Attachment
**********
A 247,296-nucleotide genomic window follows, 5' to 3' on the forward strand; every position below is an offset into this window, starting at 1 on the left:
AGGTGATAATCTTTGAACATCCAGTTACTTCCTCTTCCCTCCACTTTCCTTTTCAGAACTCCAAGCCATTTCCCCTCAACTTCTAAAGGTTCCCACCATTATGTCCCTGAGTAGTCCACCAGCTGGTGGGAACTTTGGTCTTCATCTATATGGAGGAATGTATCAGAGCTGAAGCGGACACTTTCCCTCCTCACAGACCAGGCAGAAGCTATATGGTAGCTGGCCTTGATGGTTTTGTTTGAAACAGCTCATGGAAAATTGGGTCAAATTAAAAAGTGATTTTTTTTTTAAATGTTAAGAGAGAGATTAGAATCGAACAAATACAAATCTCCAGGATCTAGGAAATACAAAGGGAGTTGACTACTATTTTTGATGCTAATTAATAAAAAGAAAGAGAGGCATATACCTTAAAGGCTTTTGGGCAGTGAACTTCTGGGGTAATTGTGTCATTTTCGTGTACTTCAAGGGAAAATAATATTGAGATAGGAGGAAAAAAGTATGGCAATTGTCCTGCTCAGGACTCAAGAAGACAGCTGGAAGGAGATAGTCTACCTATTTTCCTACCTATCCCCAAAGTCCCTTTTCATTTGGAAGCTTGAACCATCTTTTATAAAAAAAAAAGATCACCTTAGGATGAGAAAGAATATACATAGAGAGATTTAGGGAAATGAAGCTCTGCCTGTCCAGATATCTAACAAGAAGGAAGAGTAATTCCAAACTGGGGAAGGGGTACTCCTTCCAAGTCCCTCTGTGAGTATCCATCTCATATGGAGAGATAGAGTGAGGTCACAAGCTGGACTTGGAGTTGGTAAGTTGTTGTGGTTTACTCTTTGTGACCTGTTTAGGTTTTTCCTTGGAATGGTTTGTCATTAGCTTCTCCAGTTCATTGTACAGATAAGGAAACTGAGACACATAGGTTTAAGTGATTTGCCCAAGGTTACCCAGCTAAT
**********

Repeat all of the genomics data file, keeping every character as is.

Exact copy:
A 247,296-nucleotide genomic window follows, 5' to 3' on the forward strand; every position below is an offset into this window, starting at 1 on the left:
AGGTGATAATCTTTGAACATCCAGTTACTTCCTCTTCCCTCCACTTTCCTTTTCAGAACTCCAAGCCATTTCCCCTCAACTTCTAAAGGTTCCCACCATTATGTCCCTGAGTAGTCCACCAGCTGGTGGGAACTTTGGTCTTCATCTATATGGAGGAATGTATCAGAGCTGAAGCGGACACTTTCCCTCCTCACAGACCAGGCAGAAGCTATATGGTAGCTGGCCTTGATGGTTTTGTTTGAAACAGCTCATGGAAAATTGGGTCAAATTAAAAAGTGATTTTTTTTTTAAATGTTAAGAGAGAGATTAGAATCGAACAAATACAAATCTCCAGGATCTAGGAAATACAAAGGGAGTTGACTACTATTTTTGATGCTAATTAATAAAAAGAAAGAGAGGCATATACCTTAAAGGCTTTTGGGCAGTGAACTTCTGGGGTAATTGTGTCATTTTCGTGTACTTCAAGGGAAAATAATATTGAGATAGGAGGAAAAAAGTATGGCAATTGTCCTGCTCAGGACTCAAGAAGACAGCTGGAAGGAGATAGTCTACCTATTTTCCTACCTATCCCCAAAGTCCCTTTTCATTTGGAAGCTTGAACCATCTTTTATAAAAAAAAAAGATCACCTTAGGATGAGAAAGAATATACATAGAGAGATTTAGGGAAATGAAGCTCTGCCTGTCCAGATATCTAACAAGAAGGAAGAGTAATTCCAAACTGGGGAAGGGGTACTCCTTCCAAGTCCCTCTGTGAGTATCCATCTCATATGGAGAGATAGAGTGAGGTCACAAGCTGGACTTGGAGTTGGTAAGTTGTTGTGGTTTACTCTTTGTGACCTGTTTAGGTTTTTCCTTGGAATGGTTTGTCATTAGCTTCTCCAGTTCATTGTACAGATAAGGAAACTGAGACACATAGGTTTAAGTGATTTGCCCAAGGTTACCCAGCTAAT